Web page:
Sometimes what you resist the most is where your true genius lies.
In my 15-year Marketing career, I resisted leading teams for a full decade. I was intimidated by the idea of being in charge of multiple people.
That was until 5 years ago, when I became the Head of Marketing for a London-based recruitment company. During this time I also co-founded Neqtr, a socially conscious dating app, with a friend in San Diego. Suddenly, I had to learn not only how to manage two teams, but to build them from the ground up, both in an office setting and remotely.
Helping build these two companies side by side fast-tracked me not just on the road to leadership, but in learning how to motivate and engage high-performing teams across as many as 13 time zones. Whether you’re adjusting to being newly-remote due to the pandemic, or intentionally growing a remote team for your business, here’s what I have found the most helpful on my journey to leadership.
Much like typing in an address into Google Maps before you set your car to drive, your team needs to know what direction you’re heading in so they can collectively help you steer.
Remote teams need to believe in your mission. They have to feel aligned with what you're doing and that comes down to you as a leader.
Make sure each member of your team knows the part they play and be sure to remind them often of how important they are. You want to pick people for your company that, when they talk about you, they say 'we'.
"Oh, something we should totally do is..." or "I've found a way for us to..." are things I cannot get enough of hearing.
I hire for attitude and alignment first, because you cannot pay people enough to care about your mission. It's also not enough to hire people that are great at certain skills - they need to share your passion and work ethic.
As well as finding passionate people, the other key to leading successful remote teams is that they need to be proactive in their problem solving.
When you're not sitting next to them, or even in the same time zone, they can't default to asking you how to solve something first. Your team members need to be excited about challenges and not easily flustered. Ideally, by the time you're online, they have either found a solution, or only ask for your input one they have explored all of their options.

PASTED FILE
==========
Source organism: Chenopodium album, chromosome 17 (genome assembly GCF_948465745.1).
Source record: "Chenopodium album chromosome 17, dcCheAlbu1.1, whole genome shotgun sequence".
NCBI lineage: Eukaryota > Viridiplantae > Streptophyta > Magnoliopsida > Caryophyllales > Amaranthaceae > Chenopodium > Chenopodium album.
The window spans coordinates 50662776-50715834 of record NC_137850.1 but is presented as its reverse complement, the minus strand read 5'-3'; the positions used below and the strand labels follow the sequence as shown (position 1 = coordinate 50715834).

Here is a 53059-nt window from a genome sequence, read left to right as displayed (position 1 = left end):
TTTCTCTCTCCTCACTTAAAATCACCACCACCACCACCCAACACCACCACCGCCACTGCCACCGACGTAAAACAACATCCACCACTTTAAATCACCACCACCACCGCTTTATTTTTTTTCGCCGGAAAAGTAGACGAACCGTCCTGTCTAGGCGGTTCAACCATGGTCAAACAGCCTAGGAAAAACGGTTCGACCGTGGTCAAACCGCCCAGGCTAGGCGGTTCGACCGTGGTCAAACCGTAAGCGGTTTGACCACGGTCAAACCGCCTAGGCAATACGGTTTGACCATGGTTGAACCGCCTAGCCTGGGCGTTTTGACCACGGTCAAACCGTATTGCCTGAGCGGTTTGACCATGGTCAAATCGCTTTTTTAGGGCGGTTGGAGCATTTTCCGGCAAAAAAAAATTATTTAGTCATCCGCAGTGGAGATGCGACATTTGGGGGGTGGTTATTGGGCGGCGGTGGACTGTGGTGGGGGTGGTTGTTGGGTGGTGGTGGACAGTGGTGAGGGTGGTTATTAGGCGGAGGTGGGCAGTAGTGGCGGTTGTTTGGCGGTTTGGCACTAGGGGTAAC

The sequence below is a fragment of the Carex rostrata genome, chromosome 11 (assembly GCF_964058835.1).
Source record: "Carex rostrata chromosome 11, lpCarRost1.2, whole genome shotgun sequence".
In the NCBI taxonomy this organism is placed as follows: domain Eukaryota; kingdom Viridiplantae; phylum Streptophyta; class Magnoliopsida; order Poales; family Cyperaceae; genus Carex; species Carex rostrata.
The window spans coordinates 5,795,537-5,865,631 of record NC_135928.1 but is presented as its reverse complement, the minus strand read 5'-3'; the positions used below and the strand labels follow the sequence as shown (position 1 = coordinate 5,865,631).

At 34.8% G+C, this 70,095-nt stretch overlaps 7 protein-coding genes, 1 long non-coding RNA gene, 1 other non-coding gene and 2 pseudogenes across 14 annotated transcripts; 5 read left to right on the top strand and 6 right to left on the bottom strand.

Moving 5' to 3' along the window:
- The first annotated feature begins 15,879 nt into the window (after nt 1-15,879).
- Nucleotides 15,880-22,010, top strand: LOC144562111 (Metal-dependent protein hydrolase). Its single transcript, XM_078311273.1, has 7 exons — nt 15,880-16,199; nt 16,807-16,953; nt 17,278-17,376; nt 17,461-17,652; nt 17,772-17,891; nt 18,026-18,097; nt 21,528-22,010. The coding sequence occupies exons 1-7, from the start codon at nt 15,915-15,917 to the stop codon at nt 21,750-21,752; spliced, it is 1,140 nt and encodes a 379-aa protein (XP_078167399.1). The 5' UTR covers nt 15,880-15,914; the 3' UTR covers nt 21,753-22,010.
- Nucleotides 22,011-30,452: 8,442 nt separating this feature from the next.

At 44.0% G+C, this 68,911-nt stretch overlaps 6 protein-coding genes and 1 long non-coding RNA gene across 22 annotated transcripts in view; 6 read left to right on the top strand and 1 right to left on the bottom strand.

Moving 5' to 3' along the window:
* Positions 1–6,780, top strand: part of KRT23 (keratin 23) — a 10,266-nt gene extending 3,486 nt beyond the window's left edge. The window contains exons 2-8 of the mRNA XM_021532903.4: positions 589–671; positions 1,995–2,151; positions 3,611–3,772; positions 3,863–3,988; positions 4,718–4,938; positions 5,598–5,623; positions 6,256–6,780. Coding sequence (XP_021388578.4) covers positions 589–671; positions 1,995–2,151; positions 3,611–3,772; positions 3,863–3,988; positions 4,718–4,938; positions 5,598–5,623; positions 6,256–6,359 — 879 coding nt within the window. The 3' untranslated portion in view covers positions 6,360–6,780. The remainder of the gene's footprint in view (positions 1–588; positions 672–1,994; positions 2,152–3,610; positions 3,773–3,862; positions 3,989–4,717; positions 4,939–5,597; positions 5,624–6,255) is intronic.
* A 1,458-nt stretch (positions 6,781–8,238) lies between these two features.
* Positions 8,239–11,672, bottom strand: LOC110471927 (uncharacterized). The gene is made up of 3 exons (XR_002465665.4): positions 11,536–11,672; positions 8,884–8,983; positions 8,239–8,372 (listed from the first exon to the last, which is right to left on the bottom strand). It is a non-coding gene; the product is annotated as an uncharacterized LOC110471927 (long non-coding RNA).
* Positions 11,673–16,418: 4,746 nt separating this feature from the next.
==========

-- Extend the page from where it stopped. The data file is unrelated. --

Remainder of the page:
To find these people, ask open-ended psychographic questions in the interview process so you can get a feel for their passion, attitude and work ethic. A great one is: "Tell me about a time when you didn't know how to solve a problem, and how did you end up solving it?"
Slack is great for project-related conversations because you can group them together based on topic. You can create as many or few threads as you like, and not everyone needs to be a part of every channel.
For Neqtr, we had channels for interns, for founders, for developers... this way you can keep certain topics or projects on a need-to-know basis, avoiding the dreaded 'reply all'. You will never want to use email again!
Loom is also a great video messaging tool that uses audio and screen recordings as a way to show someone what you’re working on or explain a process. Not everything will warrant a Zoom call, and especially when you’re working in different timezones, sometimes it’s easier to record a quick Loom video, rather than trying to line up 5 people’s schedules for a Zoom call.
It’s important to check in with your team members often. You don’t want to just rely on email, Slack or text to communicate with everyone, and especially in a remote setting, having that ‘face-to-face’ time over Zoom is important for establishing connections.
Not everyone on the team will feel comfortable bringing any issues to the table in a public setting, whether that’s on a group call or a Slack channel. This is especially crucial when navigating through more sensitive conversations, whether it’s something to do with their personal lives or performance at work.
Make sure you schedule regular time one-on-one with each of your team. Keep a recurring date in the calendar - it doesn’t matter if you have to miss some weeks or move it around sometimes. But I guarantee that regular facetime will make your team members feel listened to and keep them engaged.
Just because you’re not all based in the same office, doesn’t mean that you can’t keep it fun! As well as weekly team meetings, make sure you schedule in fun activities like you would in a real life office. Have a Zoom happy hour on a Friday, or a team WhatsApp for chatting about non-work things, or even a Slack channel that’s just for dropping memes to make each other laugh!
Creating that team bond is important, especially in a remote environment, because it keeps everyone connected and better able to lean on each other for support. But it’s important to know when you, as a leader, to step back when needed. It’s not possible for you (or anyone) to be around 24/7, so let your team bond and motivate each other when needed.
These are my top-level insights on how I've found success in leading a team remotely. If you’re hungry for more, you can listen to me on the TyePod, where I dive even deeper and share real examples from my career, including how to navigate having those “difficult” conversations!